Buck sends along a 1932 essay in Harpers Magazine by Albert Jay Nock. By “barbarian” he meant something like the British aristocracy, which in his view still possessed a certain residual noblesse oblige. Most likely he was over-generous in this, being something of a snob himself. But a snob who could write. Here’s a passage from the article, titled Our American Upper Class:
In other societies, as a general thing, a member of the upper class is not supposed to make the accumulation of wealth his master-concern, or expected to be particularly good at it. His ancestors are supposed to have stolen enough in the first instance to enable him to rub along, merely taking care of what he has and devoting himself to other pursuits. The hoarding of wealth is not a serious infraction of the upper-class canon, though when it shows itself as a master-concern it is usually regarded with disfavor; but a master-concern with accumulation is not thought to comport with upper-class dignity…
When Mr. Hoover, Mr. Ford, Mr. Rosenwald, Mr. Sloan, Mr. Gifford, Mr. Dawes, Mr. Schwab, Mr. Farrell, Mr. Strawn talk nonsense their words are not referable to any class-criteria, for none exists; their divagations are published widely, accepted complacently, lauded uncritically, and it goes for nothing that the mere passage of time proves them to be nonsense.
The complete bankruptcy of intelligence exhibited in these representative pronouncements from our upper class should make a clean sweep of the notion so often advanced to account for the low level of our general culture, that our best minds nowadays go into business. They do not. They do not go anywhere. There is nowhere for them to go.
Our society has made no place for the individual who is able to think, who is, in the strict sense of the word, intelligent; it merely tosses him into the rubbish-heap; while picking out the stupidest millionaire in sight and placing him in the White House to the accompaniment of a deafening fanfare of adulation for his almost superhuman abilities.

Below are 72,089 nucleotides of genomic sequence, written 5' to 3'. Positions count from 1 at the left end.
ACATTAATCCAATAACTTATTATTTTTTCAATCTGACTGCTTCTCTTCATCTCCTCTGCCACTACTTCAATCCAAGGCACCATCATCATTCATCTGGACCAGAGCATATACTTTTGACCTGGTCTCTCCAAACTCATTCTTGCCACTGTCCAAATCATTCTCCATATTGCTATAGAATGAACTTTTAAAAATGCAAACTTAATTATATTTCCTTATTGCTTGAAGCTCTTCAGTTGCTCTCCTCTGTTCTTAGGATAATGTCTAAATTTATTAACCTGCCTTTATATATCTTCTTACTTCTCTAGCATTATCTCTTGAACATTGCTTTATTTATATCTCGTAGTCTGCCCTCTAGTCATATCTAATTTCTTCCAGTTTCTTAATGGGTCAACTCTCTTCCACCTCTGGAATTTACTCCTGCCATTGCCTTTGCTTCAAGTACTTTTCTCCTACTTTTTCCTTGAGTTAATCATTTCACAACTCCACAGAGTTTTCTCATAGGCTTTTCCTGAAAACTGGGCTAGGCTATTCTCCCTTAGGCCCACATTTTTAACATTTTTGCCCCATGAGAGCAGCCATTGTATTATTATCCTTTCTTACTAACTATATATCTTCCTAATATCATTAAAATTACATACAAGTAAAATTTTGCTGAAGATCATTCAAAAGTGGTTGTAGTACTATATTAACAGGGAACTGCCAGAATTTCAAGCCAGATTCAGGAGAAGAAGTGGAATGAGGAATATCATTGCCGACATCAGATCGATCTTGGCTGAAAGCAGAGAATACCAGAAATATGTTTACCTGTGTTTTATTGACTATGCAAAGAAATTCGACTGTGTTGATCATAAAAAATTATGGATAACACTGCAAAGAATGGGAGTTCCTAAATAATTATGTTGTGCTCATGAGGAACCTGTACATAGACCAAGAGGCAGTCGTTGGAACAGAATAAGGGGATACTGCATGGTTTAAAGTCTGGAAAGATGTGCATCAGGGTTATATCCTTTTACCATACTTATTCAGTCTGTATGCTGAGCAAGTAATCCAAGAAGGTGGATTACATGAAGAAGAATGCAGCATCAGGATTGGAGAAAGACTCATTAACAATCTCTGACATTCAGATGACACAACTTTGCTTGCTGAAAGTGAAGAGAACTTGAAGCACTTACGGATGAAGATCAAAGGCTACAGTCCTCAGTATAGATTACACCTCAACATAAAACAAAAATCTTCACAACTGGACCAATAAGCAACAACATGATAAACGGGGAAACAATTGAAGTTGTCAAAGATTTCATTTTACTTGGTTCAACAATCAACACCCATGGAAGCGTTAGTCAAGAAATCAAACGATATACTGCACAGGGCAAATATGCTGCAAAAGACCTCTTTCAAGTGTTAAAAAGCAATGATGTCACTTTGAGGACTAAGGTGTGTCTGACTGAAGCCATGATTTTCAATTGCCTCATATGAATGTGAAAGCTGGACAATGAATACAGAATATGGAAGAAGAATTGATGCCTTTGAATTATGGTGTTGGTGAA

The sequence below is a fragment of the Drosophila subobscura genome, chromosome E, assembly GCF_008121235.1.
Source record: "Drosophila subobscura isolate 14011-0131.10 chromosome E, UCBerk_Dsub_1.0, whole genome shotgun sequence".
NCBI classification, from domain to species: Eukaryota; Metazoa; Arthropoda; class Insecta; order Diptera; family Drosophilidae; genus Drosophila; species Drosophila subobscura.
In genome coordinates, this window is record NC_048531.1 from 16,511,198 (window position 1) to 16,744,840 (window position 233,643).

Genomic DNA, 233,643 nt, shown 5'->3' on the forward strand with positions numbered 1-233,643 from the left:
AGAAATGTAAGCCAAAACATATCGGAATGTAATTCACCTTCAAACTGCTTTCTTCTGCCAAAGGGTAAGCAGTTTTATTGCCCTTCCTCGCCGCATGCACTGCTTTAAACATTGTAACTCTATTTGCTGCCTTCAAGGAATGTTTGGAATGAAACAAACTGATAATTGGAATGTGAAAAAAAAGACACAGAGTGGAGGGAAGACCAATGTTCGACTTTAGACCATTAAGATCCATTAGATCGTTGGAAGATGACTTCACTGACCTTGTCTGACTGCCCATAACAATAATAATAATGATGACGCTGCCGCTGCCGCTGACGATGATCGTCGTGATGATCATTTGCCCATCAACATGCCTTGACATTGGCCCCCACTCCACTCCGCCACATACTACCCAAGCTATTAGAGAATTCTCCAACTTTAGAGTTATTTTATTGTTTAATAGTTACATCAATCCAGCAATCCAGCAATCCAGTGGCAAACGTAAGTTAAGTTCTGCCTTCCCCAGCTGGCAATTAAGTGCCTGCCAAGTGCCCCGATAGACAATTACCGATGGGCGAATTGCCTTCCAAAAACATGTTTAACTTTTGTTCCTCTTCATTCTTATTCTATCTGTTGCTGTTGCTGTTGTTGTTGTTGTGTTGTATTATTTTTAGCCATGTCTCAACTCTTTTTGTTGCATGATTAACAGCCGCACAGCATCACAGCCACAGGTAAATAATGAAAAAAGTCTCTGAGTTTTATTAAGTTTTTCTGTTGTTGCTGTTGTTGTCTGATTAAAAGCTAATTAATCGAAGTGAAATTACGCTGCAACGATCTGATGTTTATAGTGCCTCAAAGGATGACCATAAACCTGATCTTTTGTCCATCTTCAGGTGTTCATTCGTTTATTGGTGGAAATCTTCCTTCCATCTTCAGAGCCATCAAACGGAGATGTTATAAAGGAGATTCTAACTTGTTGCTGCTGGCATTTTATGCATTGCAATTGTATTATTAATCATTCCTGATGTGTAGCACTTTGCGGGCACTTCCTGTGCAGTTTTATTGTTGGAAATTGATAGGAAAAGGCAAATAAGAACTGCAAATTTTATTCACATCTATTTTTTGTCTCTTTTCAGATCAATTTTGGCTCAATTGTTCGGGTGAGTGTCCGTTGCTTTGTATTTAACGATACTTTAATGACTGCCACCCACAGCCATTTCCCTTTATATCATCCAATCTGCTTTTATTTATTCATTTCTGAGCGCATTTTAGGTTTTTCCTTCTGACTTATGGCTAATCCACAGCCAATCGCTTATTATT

Intelligence is the power and willingness always disinterestedly to see things as they are, an easy accessibility to ideas, and a free play of consciousness upon them, quite regardless of the conclusions to which this play may lead. Intelligence, therefore, while not precisely incompatible with success in accumulating wealth, is unrelated to it; hence it is disallowed by our Philistines.
It is ineffectual among our Populace, on account of that class’s intense preoccupation with the bitter problem of keeping body and soul together from day to day. The only class with which it might be effectual, our Barbarians, is virtually forbidden to transform itself by the cultivation of intelligence because of society’s strong insistence that it shall set up no class-ideals and class-criteria of its own, but shall keep steadfastly to those of the Philistines.
One may see evidence of this in the character of the great and rich educational institutions that our Barbarians have founded, as compared with those founded by the corresponding class in England. They are strictly middleclass institutions; that is to say, they are organized to do everything for the “average student,” for the motor-minded, a great deal for the incompetent, the merely clever, and sagacious, but nothing whatever for the unconsidered minority which gives promise of some day becoming intelligent.